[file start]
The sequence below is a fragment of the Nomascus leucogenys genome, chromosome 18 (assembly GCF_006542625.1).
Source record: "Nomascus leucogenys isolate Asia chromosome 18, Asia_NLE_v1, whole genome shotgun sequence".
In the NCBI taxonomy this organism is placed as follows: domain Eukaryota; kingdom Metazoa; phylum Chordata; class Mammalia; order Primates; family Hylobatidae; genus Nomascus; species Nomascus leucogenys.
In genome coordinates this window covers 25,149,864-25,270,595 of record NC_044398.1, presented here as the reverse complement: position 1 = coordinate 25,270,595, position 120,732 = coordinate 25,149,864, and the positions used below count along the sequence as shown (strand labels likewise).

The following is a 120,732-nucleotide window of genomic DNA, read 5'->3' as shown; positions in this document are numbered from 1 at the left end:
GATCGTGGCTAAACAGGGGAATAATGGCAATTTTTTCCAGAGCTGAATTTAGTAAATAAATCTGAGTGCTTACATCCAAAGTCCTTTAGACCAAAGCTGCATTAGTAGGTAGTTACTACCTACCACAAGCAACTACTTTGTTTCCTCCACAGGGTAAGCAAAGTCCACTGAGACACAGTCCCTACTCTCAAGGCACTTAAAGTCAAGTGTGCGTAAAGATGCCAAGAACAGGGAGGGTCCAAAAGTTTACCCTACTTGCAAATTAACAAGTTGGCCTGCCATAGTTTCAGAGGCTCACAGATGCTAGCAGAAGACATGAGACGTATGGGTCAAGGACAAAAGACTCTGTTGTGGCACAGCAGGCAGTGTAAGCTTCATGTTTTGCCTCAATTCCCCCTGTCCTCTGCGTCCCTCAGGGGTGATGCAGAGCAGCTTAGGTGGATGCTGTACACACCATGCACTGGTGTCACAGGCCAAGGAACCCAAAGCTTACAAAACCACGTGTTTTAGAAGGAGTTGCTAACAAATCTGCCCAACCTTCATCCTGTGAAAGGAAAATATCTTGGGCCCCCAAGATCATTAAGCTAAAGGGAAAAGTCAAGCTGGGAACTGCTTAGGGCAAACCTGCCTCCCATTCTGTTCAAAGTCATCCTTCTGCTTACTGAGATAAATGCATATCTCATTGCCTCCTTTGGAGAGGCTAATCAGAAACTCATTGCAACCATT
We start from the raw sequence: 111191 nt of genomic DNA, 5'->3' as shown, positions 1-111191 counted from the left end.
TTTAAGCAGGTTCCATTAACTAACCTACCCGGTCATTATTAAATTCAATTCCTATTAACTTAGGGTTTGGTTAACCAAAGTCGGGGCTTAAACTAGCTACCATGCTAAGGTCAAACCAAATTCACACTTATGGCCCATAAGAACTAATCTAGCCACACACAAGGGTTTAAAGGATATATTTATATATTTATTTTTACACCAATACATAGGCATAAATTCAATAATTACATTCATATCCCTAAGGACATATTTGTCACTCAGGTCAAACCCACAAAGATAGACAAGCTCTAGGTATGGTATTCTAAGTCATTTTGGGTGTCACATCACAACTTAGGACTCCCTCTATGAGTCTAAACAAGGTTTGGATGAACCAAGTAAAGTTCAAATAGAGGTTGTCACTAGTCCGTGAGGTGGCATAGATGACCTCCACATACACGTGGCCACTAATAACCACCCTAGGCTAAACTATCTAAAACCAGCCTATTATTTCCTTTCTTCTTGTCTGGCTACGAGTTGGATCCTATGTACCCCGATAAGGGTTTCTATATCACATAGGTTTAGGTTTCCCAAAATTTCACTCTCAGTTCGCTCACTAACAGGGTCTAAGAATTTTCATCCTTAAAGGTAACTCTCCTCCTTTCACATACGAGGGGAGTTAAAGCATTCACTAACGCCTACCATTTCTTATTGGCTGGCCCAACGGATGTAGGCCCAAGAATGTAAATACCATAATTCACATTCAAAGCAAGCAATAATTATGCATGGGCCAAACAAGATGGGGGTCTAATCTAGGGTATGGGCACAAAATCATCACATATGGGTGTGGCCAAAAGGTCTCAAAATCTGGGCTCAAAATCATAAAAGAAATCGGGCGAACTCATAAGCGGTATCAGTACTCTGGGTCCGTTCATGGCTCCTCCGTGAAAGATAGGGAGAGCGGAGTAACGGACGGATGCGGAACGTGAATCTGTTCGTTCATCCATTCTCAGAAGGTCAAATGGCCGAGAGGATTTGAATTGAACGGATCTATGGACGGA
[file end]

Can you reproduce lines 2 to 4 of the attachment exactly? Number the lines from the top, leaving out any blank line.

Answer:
Source record: "Nomascus leucogenys isolate Asia chromosome 18, Asia_NLE_v1, whole genome shotgun sequence".
In the NCBI taxonomy this organism is placed as follows: domain Eukaryota; kingdom Metazoa; phylum Chordata; class Mammalia; order Primates; family Hylobatidae; genus Nomascus; species Nomascus leucogenys.
In genome coordinates this window covers 25,149,864-25,270,595 of record NC_044398.1, presented here as the reverse complement: position 1 = coordinate 25,270,595, position 120,732 = coordinate 25,149,864, and the positions used below count along the sequence as shown (strand labels likewise).